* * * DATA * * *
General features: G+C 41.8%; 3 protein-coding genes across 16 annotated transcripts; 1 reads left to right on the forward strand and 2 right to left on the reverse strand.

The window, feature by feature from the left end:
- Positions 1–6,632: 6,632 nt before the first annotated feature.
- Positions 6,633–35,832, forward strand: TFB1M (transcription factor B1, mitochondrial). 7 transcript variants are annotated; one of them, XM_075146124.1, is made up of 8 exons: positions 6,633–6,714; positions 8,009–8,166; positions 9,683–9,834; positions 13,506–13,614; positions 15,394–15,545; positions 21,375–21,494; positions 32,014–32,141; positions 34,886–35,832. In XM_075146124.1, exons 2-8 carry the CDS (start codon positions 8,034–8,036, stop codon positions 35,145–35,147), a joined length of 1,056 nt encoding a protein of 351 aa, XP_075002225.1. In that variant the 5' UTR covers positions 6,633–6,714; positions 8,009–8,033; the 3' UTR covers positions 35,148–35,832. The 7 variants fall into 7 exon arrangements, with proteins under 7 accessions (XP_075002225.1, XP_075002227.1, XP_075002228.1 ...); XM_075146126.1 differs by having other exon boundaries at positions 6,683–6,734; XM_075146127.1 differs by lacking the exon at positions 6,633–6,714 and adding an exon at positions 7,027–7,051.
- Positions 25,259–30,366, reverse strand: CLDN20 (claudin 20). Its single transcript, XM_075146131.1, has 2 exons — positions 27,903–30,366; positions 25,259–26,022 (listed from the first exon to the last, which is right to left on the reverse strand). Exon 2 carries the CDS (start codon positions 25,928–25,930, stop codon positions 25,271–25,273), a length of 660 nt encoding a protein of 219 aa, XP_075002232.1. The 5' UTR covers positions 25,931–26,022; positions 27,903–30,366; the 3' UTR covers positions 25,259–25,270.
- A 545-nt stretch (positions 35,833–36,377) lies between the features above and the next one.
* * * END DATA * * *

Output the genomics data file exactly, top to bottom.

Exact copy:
General features: G+C 41.8%; 3 protein-coding genes across 16 annotated transcripts; 1 reads left to right on the forward strand and 2 right to left on the reverse strand.

The window, feature by feature from the left end:
- Positions 1–6,632: 6,632 nt before the first annotated feature.
- Positions 6,633–35,832, forward strand: TFB1M (transcription factor B1, mitochondrial). 7 transcript variants are annotated; one of them, XM_075146124.1, is made up of 8 exons: positions 6,633–6,714; positions 8,009–8,166; positions 9,683–9,834; positions 13,506–13,614; positions 15,394–15,545; positions 21,375–21,494; positions 32,014–32,141; positions 34,886–35,832. In XM_075146124.1, exons 2-8 carry the CDS (start codon positions 8,034–8,036, stop codon positions 35,145–35,147), a joined length of 1,056 nt encoding a protein of 351 aa, XP_075002225.1. In that variant the 5' UTR covers positions 6,633–6,714; positions 8,009–8,033; the 3' UTR covers positions 35,148–35,832. The 7 variants fall into 7 exon arrangements, with proteins under 7 accessions (XP_075002225.1, XP_075002227.1, XP_075002228.1 ...); XM_075146126.1 differs by having other exon boundaries at positions 6,683–6,734; XM_075146127.1 differs by lacking the exon at positions 6,633–6,714 and adding an exon at positions 7,027–7,051.
- Positions 25,259–30,366, reverse strand: CLDN20 (claudin 20). Its single transcript, XM_075146131.1, has 2 exons — positions 27,903–30,366; positions 25,259–26,022 (listed from the first exon to the last, which is right to left on the reverse strand). Exon 2 carries the CDS (start codon positions 25,928–25,930, stop codon positions 25,271–25,273), a length of 660 nt encoding a protein of 219 aa, XP_075002232.1. The 5' UTR covers positions 25,931–26,022; positions 27,903–30,366; the 3' UTR covers positions 25,259–25,270.
- A 545-nt stretch (positions 35,833–36,377) lies between the features above and the next one.